LONDON: Rolls-Royce powered back into profit during the first half, propelled by strong deliveries for its Trent aircraft engines, lifting its share price almost ten percent Tuesday.
Net profit stood at £1.58 billion ($2.1 billion, 1.77 billion euros) in the six months to June 30 compared with a loss after tax of £1.77 billion in the first half of 2016, Rolls said in an earnings statement, with the group boosted also by a recovery for sterling against the dollar.
“Civil aerospace large engine deliveries increased 27 percent,” Warren East said in the release, adding that the group’s savings from a restructuring programme were ahead of plan.
“Our strengthened management team is making good progress in simplifying the organisation and driving the pace of necessary change to develop a more resilient and sustainable business,” he added.
Rolls said revenues grew 17% to £7.6 billion in the reporting period, helped by strong sales for its Trent XWB engines that power the Airbus A350 extra wide-bodied passenger plane.
The British group’s share price surged 9.6 percent to 973.50 pence to sit atop London’s benchmark FTSE 100 index, which was up half-a-percent overall at 7,409 points.
“With cost-cutting continuing, and production of the flagship Trent engines ramping up, there are plenty of reasons for investors to be positive,” said George Salmon, equity analyst at stockbroker Hargreaves Lansdown.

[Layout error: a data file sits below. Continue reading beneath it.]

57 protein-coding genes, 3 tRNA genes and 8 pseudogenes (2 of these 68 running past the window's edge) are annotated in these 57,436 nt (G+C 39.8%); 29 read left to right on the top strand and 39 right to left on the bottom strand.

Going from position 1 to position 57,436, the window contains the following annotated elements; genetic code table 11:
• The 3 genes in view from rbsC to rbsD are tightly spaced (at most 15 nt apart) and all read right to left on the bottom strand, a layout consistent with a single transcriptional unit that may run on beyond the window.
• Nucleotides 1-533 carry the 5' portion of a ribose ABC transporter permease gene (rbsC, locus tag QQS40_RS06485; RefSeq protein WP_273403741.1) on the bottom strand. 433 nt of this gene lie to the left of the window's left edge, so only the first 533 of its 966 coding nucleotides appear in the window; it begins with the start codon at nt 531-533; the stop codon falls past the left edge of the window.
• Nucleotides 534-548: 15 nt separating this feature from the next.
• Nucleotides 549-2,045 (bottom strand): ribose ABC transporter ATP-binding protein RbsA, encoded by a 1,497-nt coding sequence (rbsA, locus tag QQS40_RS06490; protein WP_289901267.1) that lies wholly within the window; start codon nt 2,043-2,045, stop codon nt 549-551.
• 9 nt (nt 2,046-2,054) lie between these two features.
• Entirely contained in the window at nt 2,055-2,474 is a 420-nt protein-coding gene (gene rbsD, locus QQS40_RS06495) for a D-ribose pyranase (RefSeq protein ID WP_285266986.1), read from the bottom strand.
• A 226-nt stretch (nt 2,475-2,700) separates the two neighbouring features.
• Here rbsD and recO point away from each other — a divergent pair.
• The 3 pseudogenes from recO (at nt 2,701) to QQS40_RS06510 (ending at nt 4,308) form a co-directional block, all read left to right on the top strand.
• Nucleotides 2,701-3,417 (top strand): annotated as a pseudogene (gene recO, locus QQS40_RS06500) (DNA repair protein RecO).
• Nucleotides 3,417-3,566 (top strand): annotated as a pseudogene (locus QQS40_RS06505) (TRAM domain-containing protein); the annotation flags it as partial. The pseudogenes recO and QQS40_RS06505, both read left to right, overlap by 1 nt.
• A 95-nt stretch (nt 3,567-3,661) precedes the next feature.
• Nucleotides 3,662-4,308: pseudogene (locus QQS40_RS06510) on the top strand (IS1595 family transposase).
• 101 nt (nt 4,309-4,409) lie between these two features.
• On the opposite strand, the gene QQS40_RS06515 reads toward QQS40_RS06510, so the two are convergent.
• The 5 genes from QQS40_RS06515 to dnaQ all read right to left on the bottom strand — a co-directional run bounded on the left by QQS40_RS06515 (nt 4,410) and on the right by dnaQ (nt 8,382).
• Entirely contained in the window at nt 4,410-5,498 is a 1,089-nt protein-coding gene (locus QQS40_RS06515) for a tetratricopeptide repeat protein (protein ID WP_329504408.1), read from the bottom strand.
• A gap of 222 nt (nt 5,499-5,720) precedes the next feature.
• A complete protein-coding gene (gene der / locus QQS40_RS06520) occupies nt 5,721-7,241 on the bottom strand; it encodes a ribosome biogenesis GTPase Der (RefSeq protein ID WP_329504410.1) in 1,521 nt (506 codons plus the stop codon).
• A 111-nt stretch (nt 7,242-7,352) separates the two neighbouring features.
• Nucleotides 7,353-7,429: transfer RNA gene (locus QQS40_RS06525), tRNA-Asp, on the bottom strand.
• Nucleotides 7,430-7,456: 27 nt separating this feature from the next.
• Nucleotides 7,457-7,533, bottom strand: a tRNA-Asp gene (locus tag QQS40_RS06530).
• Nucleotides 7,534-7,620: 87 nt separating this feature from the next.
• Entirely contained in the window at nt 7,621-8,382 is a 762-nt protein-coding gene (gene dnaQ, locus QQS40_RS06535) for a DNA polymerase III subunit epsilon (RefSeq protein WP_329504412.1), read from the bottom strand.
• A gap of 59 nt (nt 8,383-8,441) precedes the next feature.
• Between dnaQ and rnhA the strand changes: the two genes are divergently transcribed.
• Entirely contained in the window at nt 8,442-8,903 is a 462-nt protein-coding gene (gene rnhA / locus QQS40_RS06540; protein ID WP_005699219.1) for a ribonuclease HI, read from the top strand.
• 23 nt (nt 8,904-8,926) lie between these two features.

East is shedding 3,600 jobs as part of his restructuring programme implemented since starting as chief executive two years ago.
Rolls-Royce last year slumped into a record £4-billion annual net loss, ravaged by a Brexit-fuelled collapse in the pound and a corruption fine.
In 2016, Rolls took a vast £4.4-billion hit from the drop in the value of the pound in the wake of Britain’s shock EU exit referendum, alongside a £671-million penalty to settle bribery allegations.
“Since the end of 2016, the value of sterling relative to the US dollar strengthened by around five percent to the end of the first half, compared to the prior period in which sterling depreciated by around 10 percent,” Rolls noted in Tuesday’s statement.
Last year’s sterling slump ramped up the cost of imported materials for Rolls, forcing the company into its deep loss.